Lindsay Pollock reports for the Art Newspaper on the mood at Art Basel:
For the first time in around a year, there was a palpable energy at a contemporary art fair as collectors unleashed pent-up buying power. Deals closed fast and furiously, both on the ground floor, amid million dollars price tags, and upstairs where the newer art commanded around $20,000 to several hundred thousand. Economists would have been mystified at the spending patterns of the art collecting elite. It was as if the worldwide recession was a thing of the past, or at least momentarily forgotten.
“I’m not saying the bull market is back,” said art adviser Sandy Heller, who works with Steve Cohen and other hedge fund collectors. “But I’m saying the art market needed a good fair and this is it.” […]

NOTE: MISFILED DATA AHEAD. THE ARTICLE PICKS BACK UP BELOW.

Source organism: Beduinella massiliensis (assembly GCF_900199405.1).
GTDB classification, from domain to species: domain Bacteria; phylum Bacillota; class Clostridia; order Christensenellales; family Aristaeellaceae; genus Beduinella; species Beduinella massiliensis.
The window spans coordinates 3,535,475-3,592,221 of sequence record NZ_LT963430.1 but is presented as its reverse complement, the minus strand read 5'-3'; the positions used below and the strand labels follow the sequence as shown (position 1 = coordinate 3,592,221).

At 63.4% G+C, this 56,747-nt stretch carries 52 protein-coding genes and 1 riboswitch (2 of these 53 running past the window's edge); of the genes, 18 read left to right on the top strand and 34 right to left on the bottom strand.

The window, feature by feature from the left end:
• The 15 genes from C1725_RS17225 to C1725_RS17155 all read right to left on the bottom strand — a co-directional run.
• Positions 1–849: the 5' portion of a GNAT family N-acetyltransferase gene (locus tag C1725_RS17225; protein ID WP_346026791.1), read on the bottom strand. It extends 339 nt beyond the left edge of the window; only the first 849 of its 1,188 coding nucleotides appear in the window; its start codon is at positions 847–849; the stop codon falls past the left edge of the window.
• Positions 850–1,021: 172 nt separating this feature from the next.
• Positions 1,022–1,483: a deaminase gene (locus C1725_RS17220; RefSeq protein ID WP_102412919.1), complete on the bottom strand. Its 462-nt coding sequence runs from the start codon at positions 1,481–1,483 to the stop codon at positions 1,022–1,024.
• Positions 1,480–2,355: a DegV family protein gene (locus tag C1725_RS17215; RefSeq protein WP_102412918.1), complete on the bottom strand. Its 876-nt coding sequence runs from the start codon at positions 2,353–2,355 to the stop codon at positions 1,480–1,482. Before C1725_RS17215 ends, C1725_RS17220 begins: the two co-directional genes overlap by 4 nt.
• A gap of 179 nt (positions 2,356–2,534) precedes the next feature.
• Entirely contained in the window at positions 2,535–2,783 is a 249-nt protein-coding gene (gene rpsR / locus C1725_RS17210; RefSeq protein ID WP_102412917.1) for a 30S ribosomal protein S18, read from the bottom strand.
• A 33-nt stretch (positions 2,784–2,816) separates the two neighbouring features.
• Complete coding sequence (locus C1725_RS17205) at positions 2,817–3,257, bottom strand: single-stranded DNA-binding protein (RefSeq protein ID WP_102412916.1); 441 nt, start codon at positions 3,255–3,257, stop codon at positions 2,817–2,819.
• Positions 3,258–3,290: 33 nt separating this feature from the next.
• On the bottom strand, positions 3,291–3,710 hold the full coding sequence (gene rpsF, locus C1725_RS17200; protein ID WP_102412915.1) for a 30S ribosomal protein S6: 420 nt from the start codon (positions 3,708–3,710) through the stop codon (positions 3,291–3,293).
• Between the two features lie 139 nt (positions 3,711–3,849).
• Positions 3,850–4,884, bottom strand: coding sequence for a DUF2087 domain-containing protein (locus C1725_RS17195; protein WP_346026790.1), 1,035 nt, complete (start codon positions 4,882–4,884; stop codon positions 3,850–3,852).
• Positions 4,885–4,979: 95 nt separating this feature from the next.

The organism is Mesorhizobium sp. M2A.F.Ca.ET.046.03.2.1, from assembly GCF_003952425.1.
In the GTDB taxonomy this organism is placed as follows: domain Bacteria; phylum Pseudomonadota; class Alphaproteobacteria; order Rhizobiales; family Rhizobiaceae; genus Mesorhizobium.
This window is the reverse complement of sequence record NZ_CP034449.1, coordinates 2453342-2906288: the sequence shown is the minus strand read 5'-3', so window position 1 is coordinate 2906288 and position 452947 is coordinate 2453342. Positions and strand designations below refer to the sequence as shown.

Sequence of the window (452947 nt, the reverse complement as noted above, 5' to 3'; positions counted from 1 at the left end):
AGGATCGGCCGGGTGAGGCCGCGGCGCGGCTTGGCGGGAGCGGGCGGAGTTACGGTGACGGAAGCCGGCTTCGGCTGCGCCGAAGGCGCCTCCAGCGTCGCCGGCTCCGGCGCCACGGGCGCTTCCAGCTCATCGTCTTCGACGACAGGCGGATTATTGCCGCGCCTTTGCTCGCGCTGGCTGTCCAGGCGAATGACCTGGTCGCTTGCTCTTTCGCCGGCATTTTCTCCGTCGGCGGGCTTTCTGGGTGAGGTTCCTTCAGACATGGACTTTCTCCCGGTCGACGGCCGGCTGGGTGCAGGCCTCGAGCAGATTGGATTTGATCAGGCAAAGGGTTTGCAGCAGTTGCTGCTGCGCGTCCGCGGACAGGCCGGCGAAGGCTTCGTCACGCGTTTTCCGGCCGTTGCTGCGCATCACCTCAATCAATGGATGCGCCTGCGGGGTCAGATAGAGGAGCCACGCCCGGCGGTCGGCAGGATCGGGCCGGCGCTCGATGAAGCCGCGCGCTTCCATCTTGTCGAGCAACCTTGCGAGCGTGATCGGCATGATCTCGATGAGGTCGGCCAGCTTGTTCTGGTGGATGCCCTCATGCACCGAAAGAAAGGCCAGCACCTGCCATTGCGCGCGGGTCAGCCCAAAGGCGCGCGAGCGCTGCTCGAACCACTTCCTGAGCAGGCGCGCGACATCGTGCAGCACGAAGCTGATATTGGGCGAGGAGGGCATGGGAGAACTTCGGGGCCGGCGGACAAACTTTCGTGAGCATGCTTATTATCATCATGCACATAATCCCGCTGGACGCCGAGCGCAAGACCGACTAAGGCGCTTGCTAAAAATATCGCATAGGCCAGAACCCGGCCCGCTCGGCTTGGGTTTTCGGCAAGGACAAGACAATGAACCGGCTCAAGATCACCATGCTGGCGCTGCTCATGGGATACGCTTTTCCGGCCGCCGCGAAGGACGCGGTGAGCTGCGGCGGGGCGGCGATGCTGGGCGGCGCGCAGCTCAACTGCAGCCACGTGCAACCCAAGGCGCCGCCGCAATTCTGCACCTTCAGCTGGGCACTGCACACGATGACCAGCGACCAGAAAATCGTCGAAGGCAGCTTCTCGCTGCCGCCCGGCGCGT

Sales were also clipping along on the upper floor (2.1), where the most recent art is presented. London dealer Sadie Coles (2.1/A6) sold John Currin’s 2009 Grey Girl, depicting a fair haired, bare-breasted woman, for $450,000 to an unnamed American collector. “Everyone was nervous yesterday, but the fair has gone extremely well today,” says Coles. “It will boost everyone’s confidence.”
Buyers noticed the action. “There was high quality material on the primary market and active trading going on,” said New York advisor Allan Schwartzman. “A number of things I was interested in were on hold or sold.”
Also on the second floor, the South African Goodman Gallery (2.1/U4) sold a 1993 Marlene Dumas—the recent subject of a MoMA retrospective—The Blonde, for over €100,000.
Preview Sales Defy All Expectations (The Art Newspaper)